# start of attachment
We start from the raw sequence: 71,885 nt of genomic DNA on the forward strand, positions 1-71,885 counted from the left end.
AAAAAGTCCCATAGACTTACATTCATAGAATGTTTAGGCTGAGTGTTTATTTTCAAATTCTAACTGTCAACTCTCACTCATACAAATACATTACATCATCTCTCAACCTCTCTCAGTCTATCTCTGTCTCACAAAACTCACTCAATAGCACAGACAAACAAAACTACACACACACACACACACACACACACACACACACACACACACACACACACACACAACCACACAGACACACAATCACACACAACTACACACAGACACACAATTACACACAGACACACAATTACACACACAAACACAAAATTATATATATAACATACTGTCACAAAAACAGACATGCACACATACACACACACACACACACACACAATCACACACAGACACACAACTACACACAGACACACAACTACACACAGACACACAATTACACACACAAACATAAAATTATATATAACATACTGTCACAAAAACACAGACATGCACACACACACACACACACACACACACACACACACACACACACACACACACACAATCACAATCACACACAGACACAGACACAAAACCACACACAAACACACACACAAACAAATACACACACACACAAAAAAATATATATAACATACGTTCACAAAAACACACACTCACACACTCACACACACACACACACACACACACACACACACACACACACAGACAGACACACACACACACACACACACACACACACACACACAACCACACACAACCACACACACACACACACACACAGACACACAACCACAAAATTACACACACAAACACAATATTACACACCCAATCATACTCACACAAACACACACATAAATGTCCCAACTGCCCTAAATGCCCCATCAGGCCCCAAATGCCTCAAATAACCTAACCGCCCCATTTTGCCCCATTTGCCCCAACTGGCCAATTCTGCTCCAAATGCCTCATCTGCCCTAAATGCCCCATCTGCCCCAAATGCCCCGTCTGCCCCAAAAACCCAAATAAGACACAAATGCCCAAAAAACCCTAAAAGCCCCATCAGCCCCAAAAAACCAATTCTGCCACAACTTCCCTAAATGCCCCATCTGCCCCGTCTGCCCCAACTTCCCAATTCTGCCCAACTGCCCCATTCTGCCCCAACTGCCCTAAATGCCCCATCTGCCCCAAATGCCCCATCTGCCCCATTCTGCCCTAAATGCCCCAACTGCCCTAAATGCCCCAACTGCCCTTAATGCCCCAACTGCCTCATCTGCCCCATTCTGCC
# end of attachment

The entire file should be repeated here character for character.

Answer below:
We start from the raw sequence: 71,885 nt of genomic DNA on the forward strand, positions 1-71,885 counted from the left end.
AAAAAGTCCCATAGACTTACATTCATAGAATGTTTAGGCTGAGTGTTTATTTTCAAATTCTAACTGTCAACTCTCACTCATACAAATACATTACATCATCTCTCAACCTCTCTCAGTCTATCTCTGTCTCACAAAACTCACTCAATAGCACAGACAAACAAAACTACACACACACACACACACACACACACACACACACACACACACACACACACACACAACCACACAGACACACAATCACACACAACTACACACAGACACACAATTACACACAGACACACAATTACACACACAAACACAAAATTATATATATAACATACTGTCACAAAAACAGACATGCACACATACACACACACACACACACACACAATCACACACAGACACACAACTACACACAGACACACAACTACACACAGACACACAATTACACACACAAACATAAAATTATATATAACATACTGTCACAAAAACACAGACATGCACACACACACACACACACACACACACACACACACACACACACACACACACACAATCACAATCACACACAGACACAGACACAAAACCACACACAAACACACACACAAACAAATACACACACACACAAAAAAATATATATAACATACGTTCACAAAAACACACACTCACACACTCACACACACACACACACACACACACACACACACACACACACAGACAGACACACACACACACACACACACACACACACACACACAACCACACACAACCACACACACACACACACACACAGACACACAACCACAAAATTACACACACAAACACAATATTACACACCCAATCATACTCACACAAACACACACATAAATGTCCCAACTGCCCTAAATGCCCCATCAGGCCCCAAATGCCTCAAATAACCTAACCGCCCCATTTTGCCCCATTTGCCCCAACTGGCCAATTCTGCTCCAAATGCCTCATCTGCCCTAAATGCCCCATCTGCCCCAAATGCCCCGTCTGCCCCAAAAACCCAAATAAGACACAAATGCCCAAAAAACCCTAAAAGCCCCATCAGCCCCAAAAAACCAATTCTGCCACAACTTCCCTAAATGCCCCATCTGCCCCGTCTGCCCCAACTTCCCAATTCTGCCCAACTGCCCCATTCTGCCCCAACTGCCCTAAATGCCCCATCTGCCCCAAATGCCCCATCTGCCCCATTCTGCCCTAAATGCCCCAACTGCCCTAAATGCCCCAACTGCCCTTAATGCCCCAACTGCCTCATCTGCCCCATTCTGCC